For more information on this proposed rule, please visit the Division's website:

dfr.oregon.gov/laws-rules/Pages/proposed-rules.aspx

 

Health Benefit Plan Coverage of Well-woman Preventive Care Services

Amend: OAR 836-053-0435

The proposed rule adopts the United States Health Resources and Services Administration guidelines for well-woman care preventive services that insurers offering health benefits plans in the individual, small and large groups markets will be required to cover at no cost to consumers beginning plan year 2019.

Section 2(2)(a) of House Bill 3391, passed during the 2017 legislative session, requires health benefit plans beginning in plan year 2017 to cover a range of preventive and some non-preventive services at no cost to consumers. Among these services include well-woman preventive care services as prescribed by the Department of Consumer and Business Services by rule consistent with guidelines published by the United States Health Resources and Services Administration.

Filed: February 26, 2018

Public hearing: March 22, 2018, 9:00 a.m.

Last day for public comment: : March 29, 2018, 5:00 p.m.

The agency requests public comment on whether other options should be considered for achieving the rule's substantive goals while reducing the negative economic impact of the rule on business.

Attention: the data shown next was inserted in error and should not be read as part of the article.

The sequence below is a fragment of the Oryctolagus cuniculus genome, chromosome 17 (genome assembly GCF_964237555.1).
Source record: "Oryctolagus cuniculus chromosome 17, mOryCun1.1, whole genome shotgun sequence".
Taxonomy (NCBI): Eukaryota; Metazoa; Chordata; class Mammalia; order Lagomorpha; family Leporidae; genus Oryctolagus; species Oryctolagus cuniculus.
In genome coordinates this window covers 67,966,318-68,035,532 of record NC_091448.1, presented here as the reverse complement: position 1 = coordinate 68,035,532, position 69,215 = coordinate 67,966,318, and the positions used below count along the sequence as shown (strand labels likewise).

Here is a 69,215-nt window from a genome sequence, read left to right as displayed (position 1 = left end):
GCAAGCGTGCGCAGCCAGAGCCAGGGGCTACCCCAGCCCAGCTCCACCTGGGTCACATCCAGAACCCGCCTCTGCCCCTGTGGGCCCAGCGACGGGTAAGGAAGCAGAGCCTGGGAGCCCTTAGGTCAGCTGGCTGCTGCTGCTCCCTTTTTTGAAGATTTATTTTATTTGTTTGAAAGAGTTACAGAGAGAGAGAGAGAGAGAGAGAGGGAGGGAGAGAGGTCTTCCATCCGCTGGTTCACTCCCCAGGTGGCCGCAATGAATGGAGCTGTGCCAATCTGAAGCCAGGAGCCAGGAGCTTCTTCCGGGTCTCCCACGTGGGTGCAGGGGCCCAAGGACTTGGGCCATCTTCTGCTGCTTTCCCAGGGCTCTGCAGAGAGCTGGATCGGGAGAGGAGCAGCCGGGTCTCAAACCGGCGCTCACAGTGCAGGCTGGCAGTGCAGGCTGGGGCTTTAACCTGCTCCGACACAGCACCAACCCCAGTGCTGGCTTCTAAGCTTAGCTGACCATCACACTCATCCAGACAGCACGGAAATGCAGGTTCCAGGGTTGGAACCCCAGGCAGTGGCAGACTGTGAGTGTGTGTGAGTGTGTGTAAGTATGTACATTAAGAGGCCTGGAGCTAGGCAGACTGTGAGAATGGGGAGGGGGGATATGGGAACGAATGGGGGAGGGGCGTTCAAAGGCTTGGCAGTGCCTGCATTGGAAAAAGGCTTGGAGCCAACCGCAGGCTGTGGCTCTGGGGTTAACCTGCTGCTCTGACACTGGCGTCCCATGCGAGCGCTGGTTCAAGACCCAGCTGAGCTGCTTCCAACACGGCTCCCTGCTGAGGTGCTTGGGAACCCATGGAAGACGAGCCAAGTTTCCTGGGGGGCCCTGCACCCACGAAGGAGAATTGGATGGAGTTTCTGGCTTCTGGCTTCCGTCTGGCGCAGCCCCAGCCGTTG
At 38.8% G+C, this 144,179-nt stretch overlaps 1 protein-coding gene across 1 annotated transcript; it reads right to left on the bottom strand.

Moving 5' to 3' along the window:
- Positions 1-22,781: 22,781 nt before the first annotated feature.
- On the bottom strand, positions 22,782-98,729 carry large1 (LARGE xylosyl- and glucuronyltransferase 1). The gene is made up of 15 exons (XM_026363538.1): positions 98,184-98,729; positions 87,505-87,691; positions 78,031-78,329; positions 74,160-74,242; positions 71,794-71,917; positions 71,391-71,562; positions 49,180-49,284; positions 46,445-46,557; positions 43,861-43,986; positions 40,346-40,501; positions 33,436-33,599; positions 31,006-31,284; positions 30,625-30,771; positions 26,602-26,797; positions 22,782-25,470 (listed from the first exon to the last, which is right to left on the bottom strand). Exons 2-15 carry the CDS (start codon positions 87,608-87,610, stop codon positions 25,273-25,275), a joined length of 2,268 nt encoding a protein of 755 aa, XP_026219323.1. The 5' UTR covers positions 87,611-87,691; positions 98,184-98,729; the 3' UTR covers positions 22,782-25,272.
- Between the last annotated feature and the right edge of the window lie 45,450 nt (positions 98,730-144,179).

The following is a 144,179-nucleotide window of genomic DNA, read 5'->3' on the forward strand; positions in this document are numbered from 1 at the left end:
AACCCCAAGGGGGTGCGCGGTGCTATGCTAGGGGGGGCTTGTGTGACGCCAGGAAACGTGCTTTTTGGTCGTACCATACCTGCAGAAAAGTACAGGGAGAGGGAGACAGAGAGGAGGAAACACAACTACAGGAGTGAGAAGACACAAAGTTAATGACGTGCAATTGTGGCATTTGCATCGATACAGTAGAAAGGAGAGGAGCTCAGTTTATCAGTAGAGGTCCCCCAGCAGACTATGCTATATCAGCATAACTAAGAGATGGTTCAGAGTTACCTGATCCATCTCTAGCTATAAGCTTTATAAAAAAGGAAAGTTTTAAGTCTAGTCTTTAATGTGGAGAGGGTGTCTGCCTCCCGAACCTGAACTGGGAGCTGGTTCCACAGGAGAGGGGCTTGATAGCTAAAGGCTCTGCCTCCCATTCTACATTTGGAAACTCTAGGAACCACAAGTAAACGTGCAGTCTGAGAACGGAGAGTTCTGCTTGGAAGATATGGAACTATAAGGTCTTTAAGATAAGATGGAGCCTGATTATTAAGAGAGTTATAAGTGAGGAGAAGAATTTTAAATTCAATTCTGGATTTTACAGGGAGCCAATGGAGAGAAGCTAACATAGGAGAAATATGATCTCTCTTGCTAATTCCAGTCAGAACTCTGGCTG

For more information on this proposed rule, please visit the Division's website:

dfr.oregon.gov/laws-rules/Pages/proposed-rules.aspx

 

Amendment to the 2019 Standard Silver Health Benefit Plan

Amend: OAR 836-053-0013

Amending for updating of standard silver health benefit plan.

Each year, the Department of Health and Human Services is required by law to update the actuarial value (AV) calculator for material changes that may include costs, plan designs, populations, developments in the function and operation of the AV calculator and other actuarially relevant factors. DCBS inputs our existing standard bronze and silver plan benefits into the newly released calculator to see if the AV for each of those plans is still within the proper range for their metal level. As a result of changes made to the federal AV calculator for 2019, the standard bronze plan AV was still in compliance, while the standard silver plan AV was too high, resulting in a need to update the silver plan benefits. Failure to update the standard silver plan would result in DCBS requiring carriers to submit plans that are illegal with respect to federal law.

Filed: February 27, 2018

Public hearing: March 22, 2018, 2:30 p.m.

Last day for public comment: : March 29, 2018, 5:00 p.m.

The agency requests public comment on whether other options should be considered for achieving the rule's substantive goals while reducing the negative economic impact of the rule on business.